By M.P. Malliavin

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**Example text**

Thus, by (MP), the number of ways to arrange any r elements from N n in a row is given by n(n - l)(n - 2 ) . . (n - r + 1). For convenience, let us call an arrangement of any r elements from N n in a row, an r-permutation of N n , and denote by P™ the number of r-permutations of N n . Thus, we have P r " = n(n - l)(n - 2 ) . . 2. 1) for P™ looks a bit long. We shall make it more concise by introducing the following useful notation. Given a positive integer n, define n! to be the product of the n consecutive integers n, n — 1 , .

4 • 3 • 2 • 1 = 24. " is read "n factorial". By convention, we define 0! = 1. Using the "factorial" notation, we now have P r n = n(n - 1 ) . . (n - r + 1) n{n — 1 ) . . (n — r + l)(n — r)(n — r — 1 ) . . 2 • 1 _ n\ (n — r)(n — r — 1 ) . . 3) When n = 4 and r = 3, we obtain 4! r 3 — (4 - 3)! P4 - 4! 1! 4• 3• 2• 1 = 4 • 3 • 2 = 24, 1 which agrees with what we found before. 3) is valid when 0 < r < n. Consider two extreme cases: when r = 0 and r = n respectively. 3), pn __ n! = ^ = 1 (n - 0)!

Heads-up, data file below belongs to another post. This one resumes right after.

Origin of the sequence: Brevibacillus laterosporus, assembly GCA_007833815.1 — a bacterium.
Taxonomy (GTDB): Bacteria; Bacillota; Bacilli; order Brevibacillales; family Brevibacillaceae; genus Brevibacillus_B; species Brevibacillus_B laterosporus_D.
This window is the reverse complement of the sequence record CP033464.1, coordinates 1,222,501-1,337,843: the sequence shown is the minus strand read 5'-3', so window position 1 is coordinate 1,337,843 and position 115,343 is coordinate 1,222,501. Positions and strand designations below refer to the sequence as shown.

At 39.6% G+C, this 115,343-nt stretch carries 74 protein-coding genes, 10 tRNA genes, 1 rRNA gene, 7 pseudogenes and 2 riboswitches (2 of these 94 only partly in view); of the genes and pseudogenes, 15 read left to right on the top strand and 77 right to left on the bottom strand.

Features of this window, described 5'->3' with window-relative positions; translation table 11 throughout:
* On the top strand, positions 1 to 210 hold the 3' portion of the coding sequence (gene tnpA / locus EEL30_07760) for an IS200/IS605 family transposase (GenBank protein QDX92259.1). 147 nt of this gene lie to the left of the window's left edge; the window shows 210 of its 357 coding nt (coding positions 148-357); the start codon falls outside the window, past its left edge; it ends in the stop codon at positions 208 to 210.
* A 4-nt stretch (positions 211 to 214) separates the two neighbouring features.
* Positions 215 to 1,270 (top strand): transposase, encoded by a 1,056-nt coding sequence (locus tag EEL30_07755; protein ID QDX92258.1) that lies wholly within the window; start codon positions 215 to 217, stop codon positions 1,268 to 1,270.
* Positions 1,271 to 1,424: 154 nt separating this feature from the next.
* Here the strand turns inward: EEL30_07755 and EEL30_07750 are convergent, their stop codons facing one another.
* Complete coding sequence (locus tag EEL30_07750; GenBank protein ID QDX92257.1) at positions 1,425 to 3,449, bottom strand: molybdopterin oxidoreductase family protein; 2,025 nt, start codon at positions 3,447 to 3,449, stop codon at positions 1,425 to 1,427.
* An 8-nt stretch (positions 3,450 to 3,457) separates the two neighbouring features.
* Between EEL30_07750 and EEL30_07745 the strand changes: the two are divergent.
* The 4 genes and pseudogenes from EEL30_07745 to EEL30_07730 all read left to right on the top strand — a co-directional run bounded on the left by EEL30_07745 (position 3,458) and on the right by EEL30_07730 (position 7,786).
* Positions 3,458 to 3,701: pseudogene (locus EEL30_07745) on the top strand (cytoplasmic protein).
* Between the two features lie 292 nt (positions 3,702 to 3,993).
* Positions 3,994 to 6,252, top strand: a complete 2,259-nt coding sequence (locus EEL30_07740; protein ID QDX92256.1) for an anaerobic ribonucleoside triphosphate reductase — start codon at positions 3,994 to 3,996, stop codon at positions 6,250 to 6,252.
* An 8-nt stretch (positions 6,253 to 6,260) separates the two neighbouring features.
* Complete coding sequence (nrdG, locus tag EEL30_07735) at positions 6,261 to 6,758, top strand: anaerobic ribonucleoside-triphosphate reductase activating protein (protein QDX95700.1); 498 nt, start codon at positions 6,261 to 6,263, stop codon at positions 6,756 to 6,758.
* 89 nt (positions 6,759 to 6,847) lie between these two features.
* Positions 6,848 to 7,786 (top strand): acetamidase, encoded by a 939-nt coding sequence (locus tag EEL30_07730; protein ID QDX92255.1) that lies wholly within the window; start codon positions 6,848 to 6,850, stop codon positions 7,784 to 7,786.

1. ,n n choices n-\ choices 1 n-(r-2) n-0-l) choices choices n—2 choices ... 1 rth Counting 20 We wish to choose r elements from {1, 2 , . . ,n} to fill the r spaces, where the ordering of elements matters. There are n choices for the 1st space. After fixing one in the 1st space, there are n — 1 choices remaining for the 2nd space. After fixing one in the 2nd space, there are n — 2 choices left for the 3rd space, and so on. After fixing one in the (r — l)th space, there are n — (r — 1) choices left for the rth space.